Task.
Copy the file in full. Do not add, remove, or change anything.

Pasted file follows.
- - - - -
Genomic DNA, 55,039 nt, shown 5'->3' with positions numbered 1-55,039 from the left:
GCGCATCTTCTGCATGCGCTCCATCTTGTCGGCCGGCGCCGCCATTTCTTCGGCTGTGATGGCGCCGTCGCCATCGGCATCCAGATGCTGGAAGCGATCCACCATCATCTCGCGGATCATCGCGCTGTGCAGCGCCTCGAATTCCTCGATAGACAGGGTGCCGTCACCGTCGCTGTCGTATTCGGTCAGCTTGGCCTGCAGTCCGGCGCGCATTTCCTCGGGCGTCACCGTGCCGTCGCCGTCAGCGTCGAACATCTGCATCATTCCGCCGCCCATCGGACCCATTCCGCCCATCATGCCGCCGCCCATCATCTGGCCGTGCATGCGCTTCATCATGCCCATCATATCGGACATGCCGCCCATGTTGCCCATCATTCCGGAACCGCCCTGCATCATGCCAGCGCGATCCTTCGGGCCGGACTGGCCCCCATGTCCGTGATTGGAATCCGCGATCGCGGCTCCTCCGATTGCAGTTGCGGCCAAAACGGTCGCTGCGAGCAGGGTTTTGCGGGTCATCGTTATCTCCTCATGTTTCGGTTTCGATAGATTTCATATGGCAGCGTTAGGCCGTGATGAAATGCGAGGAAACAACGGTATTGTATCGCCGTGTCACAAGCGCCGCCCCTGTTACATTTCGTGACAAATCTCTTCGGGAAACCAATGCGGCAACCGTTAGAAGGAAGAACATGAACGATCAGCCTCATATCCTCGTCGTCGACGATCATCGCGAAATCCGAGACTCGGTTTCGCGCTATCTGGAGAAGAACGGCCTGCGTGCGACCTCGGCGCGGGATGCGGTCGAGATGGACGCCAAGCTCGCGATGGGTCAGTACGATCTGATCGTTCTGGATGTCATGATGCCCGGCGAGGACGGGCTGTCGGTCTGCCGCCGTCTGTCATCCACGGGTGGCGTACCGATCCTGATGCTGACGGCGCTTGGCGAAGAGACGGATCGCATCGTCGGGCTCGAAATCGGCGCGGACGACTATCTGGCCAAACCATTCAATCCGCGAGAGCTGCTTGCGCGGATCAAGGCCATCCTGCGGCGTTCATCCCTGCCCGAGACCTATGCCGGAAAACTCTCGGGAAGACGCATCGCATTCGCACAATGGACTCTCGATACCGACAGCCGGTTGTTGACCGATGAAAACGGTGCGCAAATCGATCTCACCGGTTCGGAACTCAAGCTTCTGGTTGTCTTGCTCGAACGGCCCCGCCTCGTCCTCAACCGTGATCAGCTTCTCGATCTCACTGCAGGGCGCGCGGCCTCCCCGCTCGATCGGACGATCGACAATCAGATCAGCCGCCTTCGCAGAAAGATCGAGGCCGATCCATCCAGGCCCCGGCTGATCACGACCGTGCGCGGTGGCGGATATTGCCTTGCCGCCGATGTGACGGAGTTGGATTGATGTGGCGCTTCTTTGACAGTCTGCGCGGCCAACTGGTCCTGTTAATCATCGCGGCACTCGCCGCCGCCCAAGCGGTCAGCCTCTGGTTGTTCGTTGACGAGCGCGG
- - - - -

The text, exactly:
Genomic DNA, 55,039 nt, shown 5'->3' with positions numbered 1-55,039 from the left:
GCGCATCTTCTGCATGCGCTCCATCTTGTCGGCCGGCGCCGCCATTTCTTCGGCTGTGATGGCGCCGTCGCCATCGGCATCCAGATGCTGGAAGCGATCCACCATCATCTCGCGGATCATCGCGCTGTGCAGCGCCTCGAATTCCTCGATAGACAGGGTGCCGTCACCGTCGCTGTCGTATTCGGTCAGCTTGGCCTGCAGTCCGGCGCGCATTTCCTCGGGCGTCACCGTGCCGTCGCCGTCAGCGTCGAACATCTGCATCATTCCGCCGCCCATCGGACCCATTCCGCCCATCATGCCGCCGCCCATCATCTGGCCGTGCATGCGCTTCATCATGCCCATCATATCGGACATGCCGCCCATGTTGCCCATCATTCCGGAACCGCCCTGCATCATGCCAGCGCGATCCTTCGGGCCGGACTGGCCCCCATGTCCGTGATTGGAATCCGCGATCGCGGCTCCTCCGATTGCAGTTGCGGCCAAAACGGTCGCTGCGAGCAGGGTTTTGCGGGTCATCGTTATCTCCTCATGTTTCGGTTTCGATAGATTTCATATGGCAGCGTTAGGCCGTGATGAAATGCGAGGAAACAACGGTATTGTATCGCCGTGTCACAAGCGCCGCCCCTGTTACATTTCGTGACAAATCTCTTCGGGAAACCAATGCGGCAACCGTTAGAAGGAAGAACATGAACGATCAGCCTCATATCCTCGTCGTCGACGATCATCGCGAAATCCGAGACTCGGTTTCGCGCTATCTGGAGAAGAACGGCCTGCGTGCGACCTCGGCGCGGGATGCGGTCGAGATGGACGCCAAGCTCGCGATGGGTCAGTACGATCTGATCGTTCTGGATGTCATGATGCCCGGCGAGGACGGGCTGTCGGTCTGCCGCCGTCTGTCATCCACGGGTGGCGTACCGATCCTGATGCTGACGGCGCTTGGCGAAGAGACGGATCGCATCGTCGGGCTCGAAATCGGCGCGGACGACTATCTGGCCAAACCATTCAATCCGCGAGAGCTGCTTGCGCGGATCAAGGCCATCCTGCGGCGTTCATCCCTGCCCGAGACCTATGCCGGAAAACTCTCGGGAAGACGCATCGCATTCGCACAATGGACTCTCGATACCGACAGCCGGTTGTTGACCGATGAAAACGGTGCGCAAATCGATCTCACCGGTTCGGAACTCAAGCTTCTGGTTGTCTTGCTCGAACGGCCCCGCCTCGTCCTCAACCGTGATCAGCTTCTCGATCTCACTGCAGGGCGCGCGGCCTCCCCGCTCGATCGGACGATCGACAATCAGATCAGCCGCCTTCGCAGAAAGATCGAGGCCGATCCATCCAGGCCCCGGCTGATCACGACCGTGCGCGGTGGCGGATATTGCCTTGCCGCCGATGTGACGGAGTTGGATTGATGTGGCGCTTCTTTGACAGTCTGCGCGGCCAACTGGTCCTGTTAATCATCGCGGCACTCGCCGCCGCCCAAGCGGTCAGCCTCTGGTTGTTCGTTGACGAGCGCGG